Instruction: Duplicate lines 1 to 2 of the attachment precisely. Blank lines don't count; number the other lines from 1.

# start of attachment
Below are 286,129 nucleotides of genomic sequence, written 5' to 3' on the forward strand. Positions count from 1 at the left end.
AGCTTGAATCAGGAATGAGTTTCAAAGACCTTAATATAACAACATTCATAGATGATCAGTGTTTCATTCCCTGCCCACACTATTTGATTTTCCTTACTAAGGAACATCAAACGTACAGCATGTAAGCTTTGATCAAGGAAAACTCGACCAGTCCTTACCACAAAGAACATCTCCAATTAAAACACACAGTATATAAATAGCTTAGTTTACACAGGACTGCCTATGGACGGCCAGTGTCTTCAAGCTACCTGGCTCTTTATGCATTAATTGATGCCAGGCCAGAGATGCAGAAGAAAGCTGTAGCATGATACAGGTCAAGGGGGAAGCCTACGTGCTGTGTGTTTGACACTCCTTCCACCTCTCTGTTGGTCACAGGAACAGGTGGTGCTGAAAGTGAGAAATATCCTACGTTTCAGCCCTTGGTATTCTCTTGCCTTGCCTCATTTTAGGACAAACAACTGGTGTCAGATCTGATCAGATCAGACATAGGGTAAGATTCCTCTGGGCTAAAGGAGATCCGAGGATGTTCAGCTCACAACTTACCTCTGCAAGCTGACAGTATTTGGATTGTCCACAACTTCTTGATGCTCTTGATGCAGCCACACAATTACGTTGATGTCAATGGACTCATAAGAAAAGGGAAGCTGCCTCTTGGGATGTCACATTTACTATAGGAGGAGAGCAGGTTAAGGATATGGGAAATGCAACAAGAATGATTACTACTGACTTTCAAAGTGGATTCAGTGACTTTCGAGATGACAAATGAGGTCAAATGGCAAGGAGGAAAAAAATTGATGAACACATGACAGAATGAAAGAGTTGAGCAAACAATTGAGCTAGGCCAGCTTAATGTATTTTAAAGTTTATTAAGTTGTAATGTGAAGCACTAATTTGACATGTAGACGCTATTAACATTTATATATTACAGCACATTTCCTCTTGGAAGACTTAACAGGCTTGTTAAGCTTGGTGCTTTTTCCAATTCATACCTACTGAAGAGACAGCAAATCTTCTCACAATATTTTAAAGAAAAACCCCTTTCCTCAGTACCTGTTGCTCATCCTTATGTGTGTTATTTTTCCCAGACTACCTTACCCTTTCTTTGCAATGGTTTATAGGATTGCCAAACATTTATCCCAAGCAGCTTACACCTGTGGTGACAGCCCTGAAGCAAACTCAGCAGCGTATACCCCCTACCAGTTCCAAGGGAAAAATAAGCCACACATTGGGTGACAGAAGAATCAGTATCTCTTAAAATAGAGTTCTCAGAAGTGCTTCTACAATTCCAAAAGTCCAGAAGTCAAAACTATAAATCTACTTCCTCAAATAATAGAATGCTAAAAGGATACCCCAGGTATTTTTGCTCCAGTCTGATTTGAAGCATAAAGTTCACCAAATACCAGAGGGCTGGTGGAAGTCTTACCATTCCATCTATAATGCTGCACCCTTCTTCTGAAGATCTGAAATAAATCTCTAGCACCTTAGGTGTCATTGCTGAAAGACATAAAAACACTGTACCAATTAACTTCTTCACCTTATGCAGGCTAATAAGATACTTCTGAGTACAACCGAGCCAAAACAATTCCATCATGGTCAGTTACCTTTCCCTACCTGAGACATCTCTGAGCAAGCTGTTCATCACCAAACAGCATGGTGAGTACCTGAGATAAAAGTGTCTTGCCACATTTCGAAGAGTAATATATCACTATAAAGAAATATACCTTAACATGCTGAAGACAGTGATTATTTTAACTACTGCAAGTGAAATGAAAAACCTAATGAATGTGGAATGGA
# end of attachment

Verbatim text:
Below are 286,129 nucleotides of genomic sequence, written 5' to 3' on the forward strand. Positions count from 1 at the left end.
AGCTTGAATCAGGAATGAGTTTCAAAGACCTTAATATAACAACATTCATAGATGATCAGTGTTTCATTCCCTGCCCACACTATTTGATTTTCCTTACTAAGGAACATCAAACGTACAGCATGTAAGCTTTGATCAAGGAAAACTCGACCAGTCCTTACCACAAAGAACATCTCCAATTAAAACACACAGTATATAAATAGCTTAGTTTACACAGGACTGCCTATGGACGGCCAGTGTCTTCAAGCTACCTGGCTCTTTATGCATTAATTGATGCCAGGCCAGAGATGCAGAAGAAAGCTGTAGCATGATACAGGTCAAGGGGGAAGCCTACGTGCTGTGTGTTTGACACTCCTTCCACCTCTCTGTTGGTCACAGGAACAGGTGGTGCTGAAAGTGAGAAATATCCTACGTTTCAGCCCTTGGTATTCTCTTGCCTTGCCTCATTTTAGGACAAACAACTGGTGTCAGATCTGATCAGATCAGACATAGGGTAAGATTCCTCTGGGCTAAAGGAGATCCGAGGATGTTCAGCTCACAACTTACCTCTGCAAGCTGACAGTATTTGGATTGTCCACAACTTCTTGATGCTCTTGATGCAGCCACACAATTACGTTGATGTCAATGGACTCATAAGAAAAGGGAAGCTGCCTCTTGGGATGTCACATTTACTATAGGAGGAGAGCAGGTTAAGGATATGGGAAATGCAACAAGAATGATTACTACTGACTTTCAAAGTGGATTCAGTGACTTTCGAGATGACAAATGAGGTCAAATGGCAAGGAGGAAAAAAATTGATGAACACATGACAGAATGAAAGAGTTGAGCAAACAATTGAGCTAGGCCAGCTTAATGTATTTTAAAGTTTATTAAGTTGTAATGTGAAGCACTAATTTGACATGTAGACGCTATTAACATTTATATATTACAGCACATTTCCTCTTGGAAGACTTAACAGGCTTGTTAAGCTTGGTGCTTTTTCCAATTCATACCTACTGAAGAGACAGCAAATCTTCTCACAATATTTTAAAGAAAAACCCCTTTCCTCAGTACCTGTTGCTCATCCTTATGTGTGTTATTTTTCCCAGACTACCTTACCCTTTCTTTGCAATGGTTTATAGGATTGCCAAACATTTATCCCAAGCAGCTTACACCTGTGGTGACAGCCCTGAAGCAAACTCAGCAGCGTATACCCCCTACCAGTTCCAAGGGAAAAATAAGCCACACATTGGGTGACAGAAGAATCAGTATCTCTTAAAATAGAGTTCTCAGAAGTGCTTCTACAATTCCAAAAGTCCAGAAGTCAAAACTATAAATCTACTTCCTCAAATAATAGAATGCTAAAAGGATACCCCAGGTATTTTTGCTCCAGTCTGATTTGAAGCATAAAGTTCACCAAATACCAGAGGGCTGGTGGAAGTCTTACCATTCCATCTATAATGCTGCACCCTTCTTCTGAAGATCTGAAATAAATCTCTAGCACCTTAGGTGTCATTGCTGAAAGACATAAAAACACTGTACCAATTAACTTCTTCACCTTATGCAGGCTAATAAGATACTTCTGAGTACAACCGAGCCAAAACAATTCCATCATGGTCAGTTACCTTTCCCTACCTGAGACATCTCTGAGCAAGCTGTTCATCACCAAACAGCATGGTGAGTACCTGAGATAAAAGTGTCTTGCCACATTTCGAAGAGTAATATATCACTATAAAGAAATATACCTTAACATGCTGAAGACAGTGATTATTTTAACTACTGCAAGTGAAATGAAAAACCTAATGAATGTGGAATGGA